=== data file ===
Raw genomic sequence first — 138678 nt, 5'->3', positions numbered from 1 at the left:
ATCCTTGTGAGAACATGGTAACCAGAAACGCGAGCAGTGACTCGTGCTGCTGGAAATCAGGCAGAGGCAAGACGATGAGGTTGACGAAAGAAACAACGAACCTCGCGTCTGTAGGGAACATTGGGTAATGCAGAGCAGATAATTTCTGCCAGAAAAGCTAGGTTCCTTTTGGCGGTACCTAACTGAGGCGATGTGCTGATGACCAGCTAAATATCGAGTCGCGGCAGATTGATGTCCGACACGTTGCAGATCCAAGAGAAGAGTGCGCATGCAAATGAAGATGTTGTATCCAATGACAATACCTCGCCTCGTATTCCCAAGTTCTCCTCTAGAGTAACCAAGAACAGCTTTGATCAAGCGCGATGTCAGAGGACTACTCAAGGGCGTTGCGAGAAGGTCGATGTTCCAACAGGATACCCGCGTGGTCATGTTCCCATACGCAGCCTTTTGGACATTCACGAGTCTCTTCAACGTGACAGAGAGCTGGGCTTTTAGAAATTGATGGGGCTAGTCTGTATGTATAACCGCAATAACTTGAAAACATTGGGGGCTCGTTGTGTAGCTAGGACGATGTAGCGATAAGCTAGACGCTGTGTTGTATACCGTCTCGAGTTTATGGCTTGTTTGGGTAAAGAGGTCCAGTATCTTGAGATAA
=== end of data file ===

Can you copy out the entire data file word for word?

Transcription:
Raw genomic sequence first — 138678 nt, 5'->3', positions numbered from 1 at the left:
ATCCTTGTGAGAACATGGTAACCAGAAACGCGAGCAGTGACTCGTGCTGCTGGAAATCAGGCAGAGGCAAGACGATGAGGTTGACGAAAGAAACAACGAACCTCGCGTCTGTAGGGAACATTGGGTAATGCAGAGCAGATAATTTCTGCCAGAAAAGCTAGGTTCCTTTTGGCGGTACCTAACTGAGGCGATGTGCTGATGACCAGCTAAATATCGAGTCGCGGCAGATTGATGTCCGACACGTTGCAGATCCAAGAGAAGAGTGCGCATGCAAATGAAGATGTTGTATCCAATGACAATACCTCGCCTCGTATTCCCAAGTTCTCCTCTAGAGTAACCAAGAACAGCTTTGATCAAGCGCGATGTCAGAGGACTACTCAAGGGCGTTGCGAGAAGGTCGATGTTCCAACAGGATACCCGCGTGGTCATGTTCCCATACGCAGCCTTTTGGACATTCACGAGTCTCTTCAACGTGACAGAGAGCTGGGCTTTTAGAAATTGATGGGGCTAGTCTGTATGTATAACCGCAATAACTTGAAAACATTGGGGGCTCGTTGTGTAGCTAGGACGATGTAGCGATAAGCTAGACGCTGTGTTGTATACCGTCTCGAGTTTATGGCTTGTTTGGGTAAAGAGGTCCAGTATCTTGAGATAA